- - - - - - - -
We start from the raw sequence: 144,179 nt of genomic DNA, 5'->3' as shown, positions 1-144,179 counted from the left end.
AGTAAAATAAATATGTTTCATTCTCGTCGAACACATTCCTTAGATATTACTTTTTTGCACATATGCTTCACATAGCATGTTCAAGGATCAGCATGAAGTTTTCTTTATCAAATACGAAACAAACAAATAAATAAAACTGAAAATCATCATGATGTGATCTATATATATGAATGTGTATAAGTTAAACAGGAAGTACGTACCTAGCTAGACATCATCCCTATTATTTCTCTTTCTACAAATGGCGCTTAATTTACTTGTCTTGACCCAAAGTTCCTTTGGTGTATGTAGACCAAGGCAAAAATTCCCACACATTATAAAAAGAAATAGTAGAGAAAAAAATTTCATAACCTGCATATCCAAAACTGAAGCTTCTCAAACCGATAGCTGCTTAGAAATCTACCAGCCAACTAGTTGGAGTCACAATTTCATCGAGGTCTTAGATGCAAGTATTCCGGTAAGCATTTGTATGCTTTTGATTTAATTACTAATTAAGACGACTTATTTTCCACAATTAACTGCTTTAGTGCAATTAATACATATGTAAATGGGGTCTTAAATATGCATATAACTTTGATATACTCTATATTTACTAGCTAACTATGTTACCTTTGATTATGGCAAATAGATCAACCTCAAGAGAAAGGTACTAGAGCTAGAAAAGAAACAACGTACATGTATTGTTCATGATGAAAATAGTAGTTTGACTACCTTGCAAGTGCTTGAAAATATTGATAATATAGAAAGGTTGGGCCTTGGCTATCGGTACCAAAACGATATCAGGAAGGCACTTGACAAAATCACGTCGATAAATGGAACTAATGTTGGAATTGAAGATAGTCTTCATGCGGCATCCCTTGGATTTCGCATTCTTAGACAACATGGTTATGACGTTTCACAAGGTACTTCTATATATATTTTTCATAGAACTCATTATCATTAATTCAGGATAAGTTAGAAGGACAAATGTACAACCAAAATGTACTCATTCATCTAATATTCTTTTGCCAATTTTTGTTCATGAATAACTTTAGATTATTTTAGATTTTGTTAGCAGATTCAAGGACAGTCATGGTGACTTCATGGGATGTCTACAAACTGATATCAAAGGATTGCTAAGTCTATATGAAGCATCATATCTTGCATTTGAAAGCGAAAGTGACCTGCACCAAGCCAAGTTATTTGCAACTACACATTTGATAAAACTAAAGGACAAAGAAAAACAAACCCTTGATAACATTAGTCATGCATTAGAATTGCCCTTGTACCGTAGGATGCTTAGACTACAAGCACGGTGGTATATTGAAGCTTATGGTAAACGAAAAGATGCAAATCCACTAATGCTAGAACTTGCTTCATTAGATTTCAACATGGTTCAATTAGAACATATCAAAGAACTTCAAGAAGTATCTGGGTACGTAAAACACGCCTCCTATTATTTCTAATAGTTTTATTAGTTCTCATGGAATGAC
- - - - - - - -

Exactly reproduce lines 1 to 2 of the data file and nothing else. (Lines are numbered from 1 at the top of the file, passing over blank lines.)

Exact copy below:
We start from the raw sequence: 144,179 nt of genomic DNA, 5'->3' as shown, positions 1-144,179 counted from the left end.
AGTAAAATAAATATGTTTCATTCTCGTCGAACACATTCCTTAGATATTACTTTTTTGCACATATGCTTCACATAGCATGTTCAAGGATCAGCATGAAGTTTTCTTTATCAAATACGAAACAAACAAATAAATAAAACTGAAAATCATCATGATGTGATCTATATATATGAATGTGTATAAGTTAAACAGGAAGTACGTACCTAGCTAGACATCATCCCTATTATTTCTCTTTCTACAAATGGCGCTTAATTTACTTGTCTTGACCCAAAGTTCCTTTGGTGTATGTAGACCAAGGCAAAAATTCCCACACATTATAAAAAGAAATAGTAGAGAAAAAAATTTCATAACCTGCATATCCAAAACTGAAGCTTCTCAAACCGATAGCTGCTTAGAAATCTACCAGCCAACTAGTTGGAGTCACAATTTCATCGAGGTCTTAGATGCAAGTATTCCGGTAAGCATTTGTATGCTTTTGATTTAATTACTAATTAAGACGACTTATTTTCCACAATTAACTGCTTTAGTGCAATTAATACATATGTAAATGGGGTCTTAAATATGCATATAACTTTGATATACTCTATATTTACTAGCTAACTATGTTACCTTTGATTATGGCAAATAGATCAACCTCAAGAGAAAGGTACTAGAGCTAGAAAAGAAACAACGTACATGTATTGTTCATGATGAAAATAGTAGTTTGACTACCTTGCAAGTGCTTGAAAATATTGATAATATAGAAAGGTTGGGCCTTGGCTATCGGTACCAAAACGATATCAGGAAGGCACTTGACAAAATCACGTCGATAAATGGAACTAATGTTGGAATTGAAGATAGTCTTCATGCGGCATCCCTTGGATTTCGCATTCTTAGACAACATGGTTATGACGTTTCACAAGGTACTTCTATATATATTTTTCATAGAACTCATTATCATTAATTCAGGATAAGTTAGAAGGACAAATGTACAACCAAAATGTACTCATTCATCTAATATTCTTTTGCCAATTTTTGTTCATGAATAACTTTAGATTATTTTAGATTTTGTTAGCAGATTCAAGGACAGTCATGGTGACTTCATGGGATGTCTACAAACTGATATCAAAGGATTGCTAAGTCTATATGAAGCATCATATCTTGCATTTGAAAGCGAAAGTGACCTGCACCAAGCCAAGTTATTTGCAACTACACATTTGATAAAACTAAAGGACAAAGAAAAACAAACCCTTGATAACATTAGTCATGCATTAGAATTGCCCTTGTACCGTAGGATGCTTAGACTACAAGCACGGTGGTATATTGAAGCTTATGGTAAACGAAAAGATGCAAATCCACTAATGCTAGAACTTGCTTCATTAGATTTCAACATGGTTCAATTAGAACATATCAAAGAACTTCAAGAAGTATCTGGGTACGTAAAACACGCCTCCTATTATTTCTAATAGTTTTATTAGTTCTCATGGAATGAC